Most recently, the Affordable Housing and Self Sufficiency Improvement Act of 2012, a draft bill that was approved by the Insurance, Housing and Community Opportunity subcommittee of the House Financial Services committee in 2012. A copy of the draft bill is available at http://financialservices.house.gov/uploadedfiles/bills-112hr-pih-ahadd.pdf.
See CRS Insight IN10210, Former Senator Edward W. Brooke's Low-Income Housing Policy Legacy, by [author name scrubbed] (available upon request).
The program is codified at 42 U.S.C. §1437d. For more information about the public housing program, see CRS Report R41654, Introduction to Public Housing, by [author name scrubbed].
The program is codified at 42 U.S.C. §1437f(o). For more information, see CRS Report RL32284, An Overview of the Section 8 Housing Programs: Housing Choice Vouchers and Project-Based Rental Assistance, by [author name scrubbed].
The program is codified at 42 U.S.C. §1437f. For more information about the project-based Section 8 program, see CRS Report RL32284, An Overview of the Section 8 Housing Programs: Housing Choice Vouchers and Project-Based Rental Assistance, by [author name scrubbed].
For more information about these and other housing programs, see CRS Report RL34591, Overview of Federal Housing Assistance Programs and Policy.
The Quality Housing and Work Responsibility Act of 1998, Title V of P.L. 105-276.
For example, see U.S. Government Accountability Office, Housing Choice Vouchers: Options Exist to Increase Program Efficiencies, GAO-12-300, March 2012.
For greater detail on the income calculation policies contained in current law, see CRS Report R42734, Income Eligibility and Rent in HUD Rental Assistance Programs: Responses to Frequently Asked Questions, by [author name scrubbed] and [author name scrubbed].
As shown in the CBO score of the reported bill (available at https://www.cbo.gov/publication/51174/), the savings from these provisions were estimated to be greater than the costs. CBO estimated changes in child care and medical expense allowances to result in outlay savings of approximately $1 billion (i.e., lower subsidies due to increased rent paid by assisted families) over five years. It estimated the changes in elderly, disabled, and dependent allowances to result in outlay savings of approximately $600 million (i.e., higher subsidies due to reduced rent paid by assisted families) over five years.
For example, during committee markup, Ranking Member Maxine Waters offered an amendment to strike the changes to deductions, which was rejected. For a markup summary, including the amendment, see http://financialservices.house.gov/calendar/eventsingle.aspx?EventID=400034.
While, theoretically, the operating fund formula should adjust a PHA's federal funding level to make up for a decline in tenant incomes, federal appropriations have not been sufficient in recent years to fully fund the operating fund, resulting in PHAs receiving funding levels less than 100% of their formula eligibility. Thus, a $1 reduction in rent collected from tenants will be replaced with less than $1 in federal funding.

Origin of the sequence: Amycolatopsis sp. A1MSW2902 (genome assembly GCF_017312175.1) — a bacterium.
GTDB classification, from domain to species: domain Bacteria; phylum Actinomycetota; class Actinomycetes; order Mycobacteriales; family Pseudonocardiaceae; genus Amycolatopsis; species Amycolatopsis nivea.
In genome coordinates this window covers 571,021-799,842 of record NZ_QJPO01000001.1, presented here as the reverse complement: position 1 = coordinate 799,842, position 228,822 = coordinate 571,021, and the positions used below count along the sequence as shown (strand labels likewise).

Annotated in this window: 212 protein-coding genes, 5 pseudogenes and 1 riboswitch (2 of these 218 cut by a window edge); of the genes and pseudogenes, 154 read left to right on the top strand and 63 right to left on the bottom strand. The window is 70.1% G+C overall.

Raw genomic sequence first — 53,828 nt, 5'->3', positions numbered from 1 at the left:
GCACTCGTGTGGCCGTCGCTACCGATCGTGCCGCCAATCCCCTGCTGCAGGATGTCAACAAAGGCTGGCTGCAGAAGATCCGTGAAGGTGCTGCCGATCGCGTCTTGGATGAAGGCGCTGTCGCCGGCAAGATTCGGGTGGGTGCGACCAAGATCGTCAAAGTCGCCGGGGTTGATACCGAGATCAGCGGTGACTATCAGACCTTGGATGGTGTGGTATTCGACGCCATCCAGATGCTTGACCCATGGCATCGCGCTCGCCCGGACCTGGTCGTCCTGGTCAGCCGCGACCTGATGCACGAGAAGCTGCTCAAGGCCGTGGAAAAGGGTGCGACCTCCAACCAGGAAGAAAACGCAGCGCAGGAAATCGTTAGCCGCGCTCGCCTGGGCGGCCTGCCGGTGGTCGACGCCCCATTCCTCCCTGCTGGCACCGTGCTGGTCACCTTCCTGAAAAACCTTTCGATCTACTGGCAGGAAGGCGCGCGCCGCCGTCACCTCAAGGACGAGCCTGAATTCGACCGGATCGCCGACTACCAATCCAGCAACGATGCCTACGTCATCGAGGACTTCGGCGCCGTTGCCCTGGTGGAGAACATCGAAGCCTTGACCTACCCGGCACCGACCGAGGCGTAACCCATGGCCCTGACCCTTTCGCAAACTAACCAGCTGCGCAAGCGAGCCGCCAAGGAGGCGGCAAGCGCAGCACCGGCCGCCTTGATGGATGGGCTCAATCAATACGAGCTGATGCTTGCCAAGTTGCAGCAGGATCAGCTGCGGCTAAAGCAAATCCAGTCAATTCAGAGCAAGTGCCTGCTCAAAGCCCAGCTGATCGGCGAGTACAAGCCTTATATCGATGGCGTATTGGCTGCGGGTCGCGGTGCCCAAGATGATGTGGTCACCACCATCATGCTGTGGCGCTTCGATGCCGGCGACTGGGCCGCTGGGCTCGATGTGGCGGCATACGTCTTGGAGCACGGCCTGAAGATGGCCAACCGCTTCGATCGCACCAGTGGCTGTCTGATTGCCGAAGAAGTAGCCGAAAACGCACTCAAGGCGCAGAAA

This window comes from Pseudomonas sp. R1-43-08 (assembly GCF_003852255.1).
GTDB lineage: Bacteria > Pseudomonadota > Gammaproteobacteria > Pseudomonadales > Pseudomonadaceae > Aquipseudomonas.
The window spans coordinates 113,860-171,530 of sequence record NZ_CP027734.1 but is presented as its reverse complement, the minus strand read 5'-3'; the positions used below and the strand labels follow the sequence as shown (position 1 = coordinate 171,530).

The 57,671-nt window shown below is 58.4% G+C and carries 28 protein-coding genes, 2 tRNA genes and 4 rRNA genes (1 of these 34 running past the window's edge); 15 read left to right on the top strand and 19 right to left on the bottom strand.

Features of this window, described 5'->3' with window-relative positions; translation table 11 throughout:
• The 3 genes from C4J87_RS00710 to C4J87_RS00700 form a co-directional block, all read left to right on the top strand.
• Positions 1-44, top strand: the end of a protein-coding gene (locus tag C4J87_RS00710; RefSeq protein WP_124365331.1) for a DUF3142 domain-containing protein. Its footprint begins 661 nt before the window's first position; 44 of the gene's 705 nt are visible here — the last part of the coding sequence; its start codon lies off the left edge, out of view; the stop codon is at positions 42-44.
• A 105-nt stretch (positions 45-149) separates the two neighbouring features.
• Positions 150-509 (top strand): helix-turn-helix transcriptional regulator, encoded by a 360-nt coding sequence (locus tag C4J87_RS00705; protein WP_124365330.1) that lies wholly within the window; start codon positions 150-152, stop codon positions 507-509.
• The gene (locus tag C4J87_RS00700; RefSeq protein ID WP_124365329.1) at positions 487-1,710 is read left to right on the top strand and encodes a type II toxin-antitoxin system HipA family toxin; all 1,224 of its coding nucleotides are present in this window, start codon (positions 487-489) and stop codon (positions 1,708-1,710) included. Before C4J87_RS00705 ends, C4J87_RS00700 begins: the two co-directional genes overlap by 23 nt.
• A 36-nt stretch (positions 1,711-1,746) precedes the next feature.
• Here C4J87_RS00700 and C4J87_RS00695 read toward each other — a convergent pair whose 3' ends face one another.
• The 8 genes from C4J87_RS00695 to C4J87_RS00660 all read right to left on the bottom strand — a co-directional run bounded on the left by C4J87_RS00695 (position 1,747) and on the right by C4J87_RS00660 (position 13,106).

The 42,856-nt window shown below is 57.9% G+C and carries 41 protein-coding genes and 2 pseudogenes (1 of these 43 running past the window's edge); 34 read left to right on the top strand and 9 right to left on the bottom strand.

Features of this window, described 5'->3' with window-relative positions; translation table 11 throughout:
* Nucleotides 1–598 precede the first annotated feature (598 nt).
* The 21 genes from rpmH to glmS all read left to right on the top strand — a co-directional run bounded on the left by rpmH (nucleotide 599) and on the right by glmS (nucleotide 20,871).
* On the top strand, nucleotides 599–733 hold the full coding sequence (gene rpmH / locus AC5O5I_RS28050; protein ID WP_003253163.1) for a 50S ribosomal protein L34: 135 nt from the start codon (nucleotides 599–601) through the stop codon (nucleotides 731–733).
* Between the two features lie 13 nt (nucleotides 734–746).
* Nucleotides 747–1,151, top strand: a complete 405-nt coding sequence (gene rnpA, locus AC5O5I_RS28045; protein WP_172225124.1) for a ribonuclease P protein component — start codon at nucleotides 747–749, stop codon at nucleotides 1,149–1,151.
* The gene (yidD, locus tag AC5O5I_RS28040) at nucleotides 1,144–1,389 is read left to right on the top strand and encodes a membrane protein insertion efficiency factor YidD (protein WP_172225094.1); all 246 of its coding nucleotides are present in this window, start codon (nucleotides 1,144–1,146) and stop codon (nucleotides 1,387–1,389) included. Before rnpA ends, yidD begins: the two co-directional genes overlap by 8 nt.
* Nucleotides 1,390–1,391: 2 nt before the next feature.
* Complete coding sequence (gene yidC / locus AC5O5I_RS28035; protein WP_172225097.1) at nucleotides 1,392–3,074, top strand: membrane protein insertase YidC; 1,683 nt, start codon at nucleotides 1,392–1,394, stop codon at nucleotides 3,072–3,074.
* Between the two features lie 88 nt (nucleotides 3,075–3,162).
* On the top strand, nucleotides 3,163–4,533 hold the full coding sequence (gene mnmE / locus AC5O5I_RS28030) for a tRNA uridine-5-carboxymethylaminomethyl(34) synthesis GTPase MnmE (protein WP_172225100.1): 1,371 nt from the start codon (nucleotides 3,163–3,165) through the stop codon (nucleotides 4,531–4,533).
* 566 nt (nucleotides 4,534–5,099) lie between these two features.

For more information on the issue of over-income tenants, see CRS Insight IN10381, Why Are Over-Income Tenants Living in Public Housing?, by [author name scrubbed].
For example, see the testimony of Hilary Swab Gawrilow of the Corporation for Supportive Housing, Laura Burns of the Eagle Point Companies on behalf of the National Leased Housing Association, and Stephen W. Merritt of the Norwood Housing Authority before the House Financial Services Committee, Subcommittee on Housing and Insurance, hearing on "The Future of Housing in America: Federal Housing Reforms that Create Housing Opportunities," October 21, 2015, http://financialservices.house.gov/calendar/eventsingle.aspx?EventID=399751.
24 C.F.R. 5.703.
See United States Congresswoman Madeleine Z. Bordallo, "Bordallo Housing Amendment Passes House,' press release, February 2, 2016, https://bordallo.house.gov/media-center/press-releases/bordallo-housing-amendment-passes-house.
For background, see Department of Housing and Urban Development, "Public Housing Agency Organization; Required Resident Membership on Board of Directors or Similar Governing Body; Final Rule," 64 Federal Register 56827, October 21, 1999.
The Condominium Project Approval and Processing Guide is available at http://portal.hud.gov/hudportal/documents/huddoc?id=11-22mlguide.pdf. Certain temporary changes to condominium approval requirements were made in FHA Mortgagee Letter 2012-18 and extended through August 31, 2016, by Mortgagee Letter 2014-17. Additional temporary changes to the condominium approval process, including changes related to project recertification and owner-occupancy ratios, were included in Mortgagee Letter 2015-27. Mortgagee letters can be found at http://portal.hud.gov/hudportal/HUD?src=/program_offices/administration/hudclips/letters/mortgagee.
For example, see the National Association of Realtors, Condominium Resource Book, May 13, 2015, http://www.realtor.org/topics/condominiums/condominium-resource-book.
Federal Housing Finance Agency, "Private Transfer Fees," 77 Federal Register 52, March 16, 2012, https://www.gpo.gov/fdsys/pkg/FR-2012-03-16/pdf/2012-6414.pdf.
For more information, see CRS Report RL33764, The HUD Homeless Assistance Grants: Programs Authorized by the HEARTH Act, by [author name scrubbed].
See 42 U.S.C. §11360a.
42 U.S.C. §11360(8).
See U.S. Department of Housing and Urban Development, letter from Ann Oliva to Grant Recipients, CoC Leaders and Stakeholders, July 2014, p. 2, https://www.hudexchange.info/resources/documents/LetterfromAnnOlivatoGrantRecipients.pdf.
For example, see Section 224 of Division L of P.L. 114-113, the FY2016 omnibus appropriations law.
For example, see HUD's FY2014 SHOP NOFA at http://portal.hud.gov/hudportal/documents/huddoc?id=2014SHOPnofa.pdf.
These energy efficiency standards are at 42 U.S.C. §12709.
For more information about HOPWA and the formula, see CRS Report RL34318, Housing for Persons Living with HIV/AIDS, by [author name scrubbed].